This tiptoe through bullshit is what landed Barr in front of Congress again—a request he playfully dodged before complying, keeping himself from contempt charges that tend to lead to disbarment and other things—and it has wrecked whatever possible credibility the AG could have had after he shamelessly campaigned for the gig by kissing Trump’s ample hindquarters.

But I digress.

This is about Robert Mueller today. It is his reputation that will be on the line next. What the special counsel does not get to do is throw stones at Barr’s rather flimsy glass house and then continue to play intellectual recluse, floating above the fray with a smirk, while occasionally being seen wandering in and out of D.C. churches every Sunday—and leaking accusatory letters to the press. This was Mueller’s baby. He signed his name to it. And it has predictably been politicized by Congress and Trump apologists and constantly battered by Tweety McTweeter in the White House. There was less speculation in interpreting the Bible, or late-sixties Beatles songs, than the Mueller Report. Its author needs to speak, and soon.

There will be some who might claim that everything Mueller needed to do as a patriot and a respected investigator is encapsulated in this extensive report. Enough is enough. Leave the man alone. He did his job and did it well under scrutiny and leaks and hammering from all ends. But I disagree. As a writer, I believe it is incumbent on the author to stand up for the work and if there is any ambiguity in the interpretation of it, then it must be put to rest. This is not some novelist who can say, “I wrote it, you figure it out. It speaks to everyone differently.’ This is law, and it contains evidence and facts which are currently being tossed around like a worn political football.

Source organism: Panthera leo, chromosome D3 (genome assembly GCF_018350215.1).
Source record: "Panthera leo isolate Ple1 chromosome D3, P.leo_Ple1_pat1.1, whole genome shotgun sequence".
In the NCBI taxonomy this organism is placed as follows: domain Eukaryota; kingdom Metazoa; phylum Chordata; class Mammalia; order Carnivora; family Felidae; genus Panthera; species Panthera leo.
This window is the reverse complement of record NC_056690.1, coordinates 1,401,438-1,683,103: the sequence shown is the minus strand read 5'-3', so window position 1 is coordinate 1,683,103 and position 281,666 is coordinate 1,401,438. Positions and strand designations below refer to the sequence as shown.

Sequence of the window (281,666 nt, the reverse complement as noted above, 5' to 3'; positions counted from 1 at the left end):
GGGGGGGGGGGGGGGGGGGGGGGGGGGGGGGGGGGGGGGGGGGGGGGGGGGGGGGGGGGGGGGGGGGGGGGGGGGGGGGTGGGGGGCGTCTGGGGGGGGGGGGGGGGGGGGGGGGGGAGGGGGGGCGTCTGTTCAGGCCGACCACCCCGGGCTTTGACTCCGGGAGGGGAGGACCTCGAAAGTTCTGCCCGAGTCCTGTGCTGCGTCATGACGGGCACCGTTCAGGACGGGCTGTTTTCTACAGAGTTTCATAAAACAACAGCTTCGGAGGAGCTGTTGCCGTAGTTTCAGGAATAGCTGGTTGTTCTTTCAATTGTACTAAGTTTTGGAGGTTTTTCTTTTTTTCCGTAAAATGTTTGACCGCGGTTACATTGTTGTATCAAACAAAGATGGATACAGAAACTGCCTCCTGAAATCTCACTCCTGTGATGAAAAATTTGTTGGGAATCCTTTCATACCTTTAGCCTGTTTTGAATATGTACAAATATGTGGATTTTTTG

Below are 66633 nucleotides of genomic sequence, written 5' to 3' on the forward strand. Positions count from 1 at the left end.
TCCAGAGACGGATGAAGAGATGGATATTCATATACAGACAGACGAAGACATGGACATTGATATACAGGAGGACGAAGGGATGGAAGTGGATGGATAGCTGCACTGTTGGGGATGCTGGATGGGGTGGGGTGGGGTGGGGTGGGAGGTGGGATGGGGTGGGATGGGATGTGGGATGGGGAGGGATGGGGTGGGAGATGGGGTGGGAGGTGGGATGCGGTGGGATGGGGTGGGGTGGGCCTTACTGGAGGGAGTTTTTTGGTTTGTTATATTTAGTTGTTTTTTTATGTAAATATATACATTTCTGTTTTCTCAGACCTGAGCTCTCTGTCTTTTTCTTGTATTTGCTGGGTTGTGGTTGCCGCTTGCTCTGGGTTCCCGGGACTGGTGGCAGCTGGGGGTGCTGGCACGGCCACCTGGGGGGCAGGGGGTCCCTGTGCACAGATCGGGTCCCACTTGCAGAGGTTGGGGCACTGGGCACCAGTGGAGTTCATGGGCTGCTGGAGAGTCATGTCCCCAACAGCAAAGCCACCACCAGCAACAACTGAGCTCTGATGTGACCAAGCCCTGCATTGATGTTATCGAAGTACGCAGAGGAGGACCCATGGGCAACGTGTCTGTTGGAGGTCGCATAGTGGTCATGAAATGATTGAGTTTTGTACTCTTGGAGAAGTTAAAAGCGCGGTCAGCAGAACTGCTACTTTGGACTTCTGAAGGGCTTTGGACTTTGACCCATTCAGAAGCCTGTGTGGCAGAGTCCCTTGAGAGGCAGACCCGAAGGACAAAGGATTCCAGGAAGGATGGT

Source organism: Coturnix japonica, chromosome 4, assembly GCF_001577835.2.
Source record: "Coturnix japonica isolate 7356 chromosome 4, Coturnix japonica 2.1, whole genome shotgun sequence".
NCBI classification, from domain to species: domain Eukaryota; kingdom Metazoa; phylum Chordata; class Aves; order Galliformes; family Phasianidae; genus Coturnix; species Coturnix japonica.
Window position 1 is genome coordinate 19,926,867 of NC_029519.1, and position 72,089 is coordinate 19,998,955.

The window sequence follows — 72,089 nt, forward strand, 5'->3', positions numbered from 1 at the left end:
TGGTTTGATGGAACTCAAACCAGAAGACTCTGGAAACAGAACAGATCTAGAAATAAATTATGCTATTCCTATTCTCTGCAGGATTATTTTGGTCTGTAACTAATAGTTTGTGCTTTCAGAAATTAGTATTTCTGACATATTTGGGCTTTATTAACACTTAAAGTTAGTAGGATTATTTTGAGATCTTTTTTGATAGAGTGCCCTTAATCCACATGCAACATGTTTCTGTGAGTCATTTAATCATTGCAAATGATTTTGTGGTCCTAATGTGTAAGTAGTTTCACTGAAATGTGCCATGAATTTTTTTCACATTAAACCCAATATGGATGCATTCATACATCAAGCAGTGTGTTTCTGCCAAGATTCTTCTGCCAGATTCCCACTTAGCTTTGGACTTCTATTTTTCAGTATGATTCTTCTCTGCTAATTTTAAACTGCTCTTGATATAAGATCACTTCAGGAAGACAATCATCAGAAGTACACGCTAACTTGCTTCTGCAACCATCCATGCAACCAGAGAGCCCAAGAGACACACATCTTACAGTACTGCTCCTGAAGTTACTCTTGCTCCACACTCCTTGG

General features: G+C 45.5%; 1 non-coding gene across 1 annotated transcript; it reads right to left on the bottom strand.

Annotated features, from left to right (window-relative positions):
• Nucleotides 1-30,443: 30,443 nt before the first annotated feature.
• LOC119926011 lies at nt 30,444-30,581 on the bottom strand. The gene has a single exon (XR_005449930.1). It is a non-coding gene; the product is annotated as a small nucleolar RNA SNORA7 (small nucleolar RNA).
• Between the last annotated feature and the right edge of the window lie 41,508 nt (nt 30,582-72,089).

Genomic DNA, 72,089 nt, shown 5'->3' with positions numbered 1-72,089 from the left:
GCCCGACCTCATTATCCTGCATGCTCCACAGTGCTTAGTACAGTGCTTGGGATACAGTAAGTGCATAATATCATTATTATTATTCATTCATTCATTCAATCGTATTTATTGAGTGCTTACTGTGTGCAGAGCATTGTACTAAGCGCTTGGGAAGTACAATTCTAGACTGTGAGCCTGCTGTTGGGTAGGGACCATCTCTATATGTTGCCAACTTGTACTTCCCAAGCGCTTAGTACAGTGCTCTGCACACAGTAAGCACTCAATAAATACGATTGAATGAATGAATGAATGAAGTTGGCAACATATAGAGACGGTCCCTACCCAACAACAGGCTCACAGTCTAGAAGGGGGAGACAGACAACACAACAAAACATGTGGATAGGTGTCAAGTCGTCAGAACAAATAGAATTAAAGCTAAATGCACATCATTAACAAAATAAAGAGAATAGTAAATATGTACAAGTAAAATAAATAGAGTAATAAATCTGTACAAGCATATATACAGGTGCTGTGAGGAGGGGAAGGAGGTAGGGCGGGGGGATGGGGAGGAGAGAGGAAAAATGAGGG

Mueller needs to fix this. And there is an easy way to put it all to rest: come out and speak. And not in an interview format on 60 Minutes, or Oprah, or CNN. He needs to conduct a press conference; a full, binding and unfiltered statement to the American people on where he stands, as his name is on the front cover of this massive undertaking that people are pulling apart. Book time on all the networks. Talk to us. Directly. Without media noise, a redacted tome, or certainly whatever lunacy comes from our game show president. It is that important.

And I don’t even mean sitting before Congress in some endless charade, which I assumed was coming no matter what was in the thing. Never mind that “The conclusion that Congress may apply the obstruction laws to the President’s corrupt exercise of the powers of office [in accordance] with our constitutional system of checks and balances and the principle that no person is above the law,” which is the key sentence in all this. But, if Congress is considering additional investigations—and we know there are already 14 independent ones ongoing which are mentioned in the redacted version of the report—then Mueller cannot be coy. The future of this presidency, future ones, and the structure of this republic is on the line here.

The Mueller Report was #1 on Amazon’s best-seller list for days after its release. It is a bonafide smash. People are obviously very interested in what its author has to say about it and for all this guessing and litigating to cease. Everyone has a side and an idea about what level of crap the President is in. There is only one man for whom any of that matters, Robert Swan Mueller III.

And he needs to speak.

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James Campion is the Managing Editor of the Reality Check News & Information Desk, and the author of Deep Tank Jersey, Fear No Art, Trailing Jesus, Midnight for Cinderella, Y, Shout It Out Loud—The Story of KISS’s Destroyer and the Making of an American Icon, and Accidently Like a Martyr—The Tortured Art of Warren Zevon.